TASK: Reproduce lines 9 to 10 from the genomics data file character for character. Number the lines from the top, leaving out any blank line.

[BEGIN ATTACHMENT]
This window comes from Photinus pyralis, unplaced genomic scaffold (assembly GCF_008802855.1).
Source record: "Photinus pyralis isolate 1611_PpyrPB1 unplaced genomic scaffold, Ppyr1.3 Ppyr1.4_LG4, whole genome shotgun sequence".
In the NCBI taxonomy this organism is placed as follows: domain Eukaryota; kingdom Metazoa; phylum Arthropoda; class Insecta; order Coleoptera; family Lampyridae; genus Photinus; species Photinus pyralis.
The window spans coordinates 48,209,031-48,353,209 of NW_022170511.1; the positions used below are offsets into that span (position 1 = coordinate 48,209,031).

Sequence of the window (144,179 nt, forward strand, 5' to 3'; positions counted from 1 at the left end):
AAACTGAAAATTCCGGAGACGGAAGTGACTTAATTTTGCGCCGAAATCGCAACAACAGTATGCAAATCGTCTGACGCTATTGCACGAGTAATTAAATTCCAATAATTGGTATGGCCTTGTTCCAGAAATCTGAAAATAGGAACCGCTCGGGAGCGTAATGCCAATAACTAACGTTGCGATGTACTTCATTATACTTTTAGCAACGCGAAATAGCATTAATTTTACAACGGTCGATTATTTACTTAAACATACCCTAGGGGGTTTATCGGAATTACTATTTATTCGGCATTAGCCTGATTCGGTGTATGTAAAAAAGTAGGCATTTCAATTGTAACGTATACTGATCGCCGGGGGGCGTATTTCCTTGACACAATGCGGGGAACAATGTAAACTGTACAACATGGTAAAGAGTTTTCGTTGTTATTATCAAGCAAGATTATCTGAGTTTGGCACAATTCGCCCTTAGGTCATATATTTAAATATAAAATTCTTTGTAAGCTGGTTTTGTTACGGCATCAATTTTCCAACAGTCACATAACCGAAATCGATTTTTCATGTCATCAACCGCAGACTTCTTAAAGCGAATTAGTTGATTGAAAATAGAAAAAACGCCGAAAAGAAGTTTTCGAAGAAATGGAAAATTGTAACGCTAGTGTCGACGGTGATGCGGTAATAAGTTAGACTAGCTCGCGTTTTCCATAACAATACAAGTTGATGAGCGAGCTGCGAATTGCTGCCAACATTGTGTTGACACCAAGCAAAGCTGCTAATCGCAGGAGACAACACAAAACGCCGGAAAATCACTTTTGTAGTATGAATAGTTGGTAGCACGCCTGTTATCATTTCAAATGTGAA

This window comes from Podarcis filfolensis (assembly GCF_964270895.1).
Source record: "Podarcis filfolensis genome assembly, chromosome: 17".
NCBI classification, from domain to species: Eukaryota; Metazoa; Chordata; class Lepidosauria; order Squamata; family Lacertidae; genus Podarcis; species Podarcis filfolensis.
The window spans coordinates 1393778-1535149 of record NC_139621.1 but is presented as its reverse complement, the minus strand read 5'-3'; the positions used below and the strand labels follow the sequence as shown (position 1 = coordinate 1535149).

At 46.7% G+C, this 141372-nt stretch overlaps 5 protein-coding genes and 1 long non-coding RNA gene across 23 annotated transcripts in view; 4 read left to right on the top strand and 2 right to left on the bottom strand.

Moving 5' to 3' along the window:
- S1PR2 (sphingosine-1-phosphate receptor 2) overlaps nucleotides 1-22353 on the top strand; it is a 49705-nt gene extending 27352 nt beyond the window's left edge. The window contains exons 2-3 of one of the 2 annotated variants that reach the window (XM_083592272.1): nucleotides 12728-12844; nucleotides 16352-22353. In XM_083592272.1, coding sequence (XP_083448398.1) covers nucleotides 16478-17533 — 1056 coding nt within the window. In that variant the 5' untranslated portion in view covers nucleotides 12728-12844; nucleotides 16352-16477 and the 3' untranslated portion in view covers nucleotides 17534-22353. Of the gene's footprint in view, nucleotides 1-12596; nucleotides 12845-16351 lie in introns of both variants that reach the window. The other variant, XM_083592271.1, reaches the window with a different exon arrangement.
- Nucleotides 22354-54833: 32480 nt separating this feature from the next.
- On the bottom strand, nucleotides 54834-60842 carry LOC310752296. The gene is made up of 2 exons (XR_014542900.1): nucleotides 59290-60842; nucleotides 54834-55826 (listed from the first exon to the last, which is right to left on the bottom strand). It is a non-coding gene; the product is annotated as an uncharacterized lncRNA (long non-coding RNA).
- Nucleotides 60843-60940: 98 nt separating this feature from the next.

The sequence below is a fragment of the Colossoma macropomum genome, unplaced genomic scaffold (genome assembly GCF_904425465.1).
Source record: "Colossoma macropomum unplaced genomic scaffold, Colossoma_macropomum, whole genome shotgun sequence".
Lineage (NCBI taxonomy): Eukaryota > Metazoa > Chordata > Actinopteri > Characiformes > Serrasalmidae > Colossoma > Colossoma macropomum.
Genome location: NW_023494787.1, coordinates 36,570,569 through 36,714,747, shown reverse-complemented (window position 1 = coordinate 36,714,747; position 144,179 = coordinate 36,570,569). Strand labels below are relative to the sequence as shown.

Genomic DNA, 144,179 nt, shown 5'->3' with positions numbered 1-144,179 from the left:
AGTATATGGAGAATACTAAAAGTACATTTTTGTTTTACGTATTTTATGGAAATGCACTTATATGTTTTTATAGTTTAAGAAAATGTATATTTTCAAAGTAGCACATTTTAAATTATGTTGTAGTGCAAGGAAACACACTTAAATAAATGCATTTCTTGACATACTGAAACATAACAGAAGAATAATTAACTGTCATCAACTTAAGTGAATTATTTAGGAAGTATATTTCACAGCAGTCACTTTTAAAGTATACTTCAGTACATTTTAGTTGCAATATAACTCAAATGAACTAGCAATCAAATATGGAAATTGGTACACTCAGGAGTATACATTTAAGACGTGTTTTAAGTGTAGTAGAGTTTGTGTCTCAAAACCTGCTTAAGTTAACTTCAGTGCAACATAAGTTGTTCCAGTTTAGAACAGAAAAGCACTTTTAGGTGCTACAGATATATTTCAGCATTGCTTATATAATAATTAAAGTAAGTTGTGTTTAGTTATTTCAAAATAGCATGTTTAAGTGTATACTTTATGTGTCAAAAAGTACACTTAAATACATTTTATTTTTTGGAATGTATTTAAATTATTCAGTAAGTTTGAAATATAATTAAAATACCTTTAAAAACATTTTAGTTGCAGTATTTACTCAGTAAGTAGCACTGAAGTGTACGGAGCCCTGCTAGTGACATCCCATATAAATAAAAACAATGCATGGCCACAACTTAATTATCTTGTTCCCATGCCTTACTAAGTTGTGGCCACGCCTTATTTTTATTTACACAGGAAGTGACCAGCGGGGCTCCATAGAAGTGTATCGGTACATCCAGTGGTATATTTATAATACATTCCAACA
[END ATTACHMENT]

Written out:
NCBI classification, from domain to species: Eukaryota; Metazoa; Chordata; class Lepidosauria; order Squamata; family Lacertidae; genus Podarcis; species Podarcis filfolensis.
The window spans coordinates 1393778-1535149 of record NC_139621.1 but is presented as its reverse complement, the minus strand read 5'-3'; the positions used below and the strand labels follow the sequence as shown (position 1 = coordinate 1535149).